The BBC reports that virtual friendships are really, really important to people. (I could have told you that 12 years ago, but you didn’t ask me.) Among other findings:
40% of net-users were using the web to stay in contact with people
37.7% believed the internet was enabling them to communicate more with friends and family
7.4% of those surveyed kept a blog, double the figure in 2003
the number of people posting pictures online grew from 11% to 23.6%.
Based on these results, I am forced to conclude that there is more to the internet than just porn. Remarkable! I had no idea! This may very well revolutionize the way I use my laptop!
So my first e-crush was over ten years ago, and online things do still occasionally develop. I am no longer too unpopular, too ugly, or too awkward to meet people in real life…
HEY. I heard that. Shut up. At least concede that I’m not too ugly, mmmkay?
…as I was saying, I am no longer too unpopular, too ugly, or too awkward to meet people in real life. Any circumstantial evidence to the contrary has been fabricated by enemies of the Kennedy-Rockefeller cause.
But though potential suitors have been clamoring at the door to the Kennedy-Rockefeller estate, causing the beleaguered Kennedy-Rockefeller butler to buttle overtime, Ms. K-R has not neglected her distant admirers.
Most recently was an ill-advised liaison with this guy I met on fiction-l. Fiction-l is a listserv for librarians, and it can be a right pain in the ass. The problem is that a few of the members are idiots. It makes me scared to ever visit another library, on the off chance that one of these people might try to help me find something good to read. “I’m looking for someone like Dostoevsky, like Gogol,” I would explain. “Ah! I know the perfect thing!” would be the response from one of the idiots. “What you need is Karen Kingsbury!”
Most of the fiction-l people are smart and knowledgeable, but there are enough bozos to skew the results.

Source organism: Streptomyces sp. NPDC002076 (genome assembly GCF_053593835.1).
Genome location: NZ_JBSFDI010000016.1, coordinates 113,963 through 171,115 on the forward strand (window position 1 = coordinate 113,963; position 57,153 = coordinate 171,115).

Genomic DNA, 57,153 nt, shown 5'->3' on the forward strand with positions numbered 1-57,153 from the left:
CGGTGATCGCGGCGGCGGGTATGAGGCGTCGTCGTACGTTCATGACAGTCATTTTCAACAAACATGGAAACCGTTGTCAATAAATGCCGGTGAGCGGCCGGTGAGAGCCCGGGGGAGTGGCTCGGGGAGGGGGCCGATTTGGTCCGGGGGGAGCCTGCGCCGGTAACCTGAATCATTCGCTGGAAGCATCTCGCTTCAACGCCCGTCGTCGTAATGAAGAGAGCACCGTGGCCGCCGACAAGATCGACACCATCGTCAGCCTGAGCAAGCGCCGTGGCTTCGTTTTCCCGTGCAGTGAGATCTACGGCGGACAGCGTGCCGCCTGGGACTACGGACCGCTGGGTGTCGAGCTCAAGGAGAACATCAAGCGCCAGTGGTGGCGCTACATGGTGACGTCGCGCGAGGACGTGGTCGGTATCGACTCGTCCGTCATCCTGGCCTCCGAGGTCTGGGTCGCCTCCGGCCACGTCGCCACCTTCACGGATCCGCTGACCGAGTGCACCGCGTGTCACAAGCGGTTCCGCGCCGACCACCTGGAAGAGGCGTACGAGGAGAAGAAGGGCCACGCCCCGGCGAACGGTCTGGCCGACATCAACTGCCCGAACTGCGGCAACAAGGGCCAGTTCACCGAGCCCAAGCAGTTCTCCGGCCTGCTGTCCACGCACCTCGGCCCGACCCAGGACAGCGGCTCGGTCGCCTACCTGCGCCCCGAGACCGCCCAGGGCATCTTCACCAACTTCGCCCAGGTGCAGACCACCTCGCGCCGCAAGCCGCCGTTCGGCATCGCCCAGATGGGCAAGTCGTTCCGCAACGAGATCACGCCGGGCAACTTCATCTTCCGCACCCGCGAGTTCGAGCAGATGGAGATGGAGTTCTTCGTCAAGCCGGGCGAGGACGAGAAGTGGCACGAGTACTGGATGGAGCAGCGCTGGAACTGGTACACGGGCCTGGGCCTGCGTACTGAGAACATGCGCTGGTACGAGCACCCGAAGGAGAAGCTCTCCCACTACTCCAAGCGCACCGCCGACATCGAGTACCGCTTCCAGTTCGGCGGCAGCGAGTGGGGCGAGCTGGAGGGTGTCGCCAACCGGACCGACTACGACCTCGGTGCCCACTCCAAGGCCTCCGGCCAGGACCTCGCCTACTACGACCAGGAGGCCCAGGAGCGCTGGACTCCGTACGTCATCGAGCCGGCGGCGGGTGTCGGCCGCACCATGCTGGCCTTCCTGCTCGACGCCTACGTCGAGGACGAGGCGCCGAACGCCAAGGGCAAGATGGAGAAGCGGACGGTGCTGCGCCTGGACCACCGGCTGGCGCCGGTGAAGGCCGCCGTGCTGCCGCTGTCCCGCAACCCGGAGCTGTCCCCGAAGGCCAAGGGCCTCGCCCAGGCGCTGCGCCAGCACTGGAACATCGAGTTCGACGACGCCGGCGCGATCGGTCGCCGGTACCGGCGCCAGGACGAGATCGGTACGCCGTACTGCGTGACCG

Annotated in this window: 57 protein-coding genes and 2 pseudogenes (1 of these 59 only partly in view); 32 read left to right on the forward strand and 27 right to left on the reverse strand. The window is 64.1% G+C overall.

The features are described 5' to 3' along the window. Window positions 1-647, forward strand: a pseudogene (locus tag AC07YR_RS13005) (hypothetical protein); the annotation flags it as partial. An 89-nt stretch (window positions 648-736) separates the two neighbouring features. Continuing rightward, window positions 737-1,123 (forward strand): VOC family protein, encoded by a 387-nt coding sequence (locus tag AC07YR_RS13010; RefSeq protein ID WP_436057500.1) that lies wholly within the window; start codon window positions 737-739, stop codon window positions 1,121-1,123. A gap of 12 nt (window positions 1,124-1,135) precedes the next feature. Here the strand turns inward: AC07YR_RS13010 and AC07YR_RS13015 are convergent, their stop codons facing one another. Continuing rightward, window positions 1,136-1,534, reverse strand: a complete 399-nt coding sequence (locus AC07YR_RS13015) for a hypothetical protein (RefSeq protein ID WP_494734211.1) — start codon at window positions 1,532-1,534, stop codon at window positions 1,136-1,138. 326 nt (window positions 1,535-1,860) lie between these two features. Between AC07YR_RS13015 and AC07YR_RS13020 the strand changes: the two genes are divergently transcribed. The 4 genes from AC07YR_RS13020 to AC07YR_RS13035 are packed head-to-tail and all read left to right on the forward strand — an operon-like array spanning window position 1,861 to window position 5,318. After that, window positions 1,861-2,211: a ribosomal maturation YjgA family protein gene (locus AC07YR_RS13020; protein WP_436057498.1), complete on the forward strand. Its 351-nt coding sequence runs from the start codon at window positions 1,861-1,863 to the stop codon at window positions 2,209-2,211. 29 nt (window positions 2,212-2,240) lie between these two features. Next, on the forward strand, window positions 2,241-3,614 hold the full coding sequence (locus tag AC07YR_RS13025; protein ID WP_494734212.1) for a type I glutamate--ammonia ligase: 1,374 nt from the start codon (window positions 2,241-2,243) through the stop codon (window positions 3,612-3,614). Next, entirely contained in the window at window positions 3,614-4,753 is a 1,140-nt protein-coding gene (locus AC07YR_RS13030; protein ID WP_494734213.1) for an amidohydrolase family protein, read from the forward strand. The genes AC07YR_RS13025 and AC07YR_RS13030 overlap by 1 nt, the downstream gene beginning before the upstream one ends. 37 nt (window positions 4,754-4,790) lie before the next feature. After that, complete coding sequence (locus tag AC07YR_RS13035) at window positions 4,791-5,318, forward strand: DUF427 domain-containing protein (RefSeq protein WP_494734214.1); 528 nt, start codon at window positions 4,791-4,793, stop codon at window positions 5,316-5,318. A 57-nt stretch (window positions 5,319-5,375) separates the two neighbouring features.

The nice part, though, is that when people post something really top notch, there’s often a flurry of off-list email. I’ve contacted a fair number of people off-list to privately praise their posts, and once in a while, people will email me to say something nice about what I’ve written. (Recall that I am a sucker for people who like what I say.)
So that’s how I met this one particular fiction-l’er, and for a while it was lovely: We got to talk about libraries and reading and cataloging. It was really fun, and we talked on the phone a lot, even though we were separated by half a country.
Alas, he turned out to be too saccharine for me. Case in point: I had relayed a pun about fiction-l, one created by Nebucheddnezzar (and this before I had even met N. I hadn’t started working at Wilhelmsplatz yet, and only knew of this pun because of a presentation I saw him give at a library conference.)
“Is it fiction heaven or fiction-hell?” I asked this guy, cackling.
“Meeting you makes me think it’s fiction heaven,” said the guy, in all seriousness.
Immediately after he said that, my Sap Sensors started to flash lights and blare sirens. At that point I realized I could not, in good faith, keep calling this guy.
…I mean really, what would you have done?
Fortunately not all of my e-friendships end in maudlin tragedy… though, to be fair, most of my online communication (though not all) is with people I know in real life who, unfortunately, live at a distance. (Hi, Marian! Hi, Queen of Claremont!)
Or not at a distance. I’ve had some lovely email conversations with people I work with. It can be difficult to socialize while on the job (for reasons unfathomable
, we’re supposed to work while we’re at work. Really, they’re so uptight around here) but after hours there is a lively trade amongst coworkers in email swapping, MySpace page visiting, and blog commenting.
It makes a great distraction from internet porn.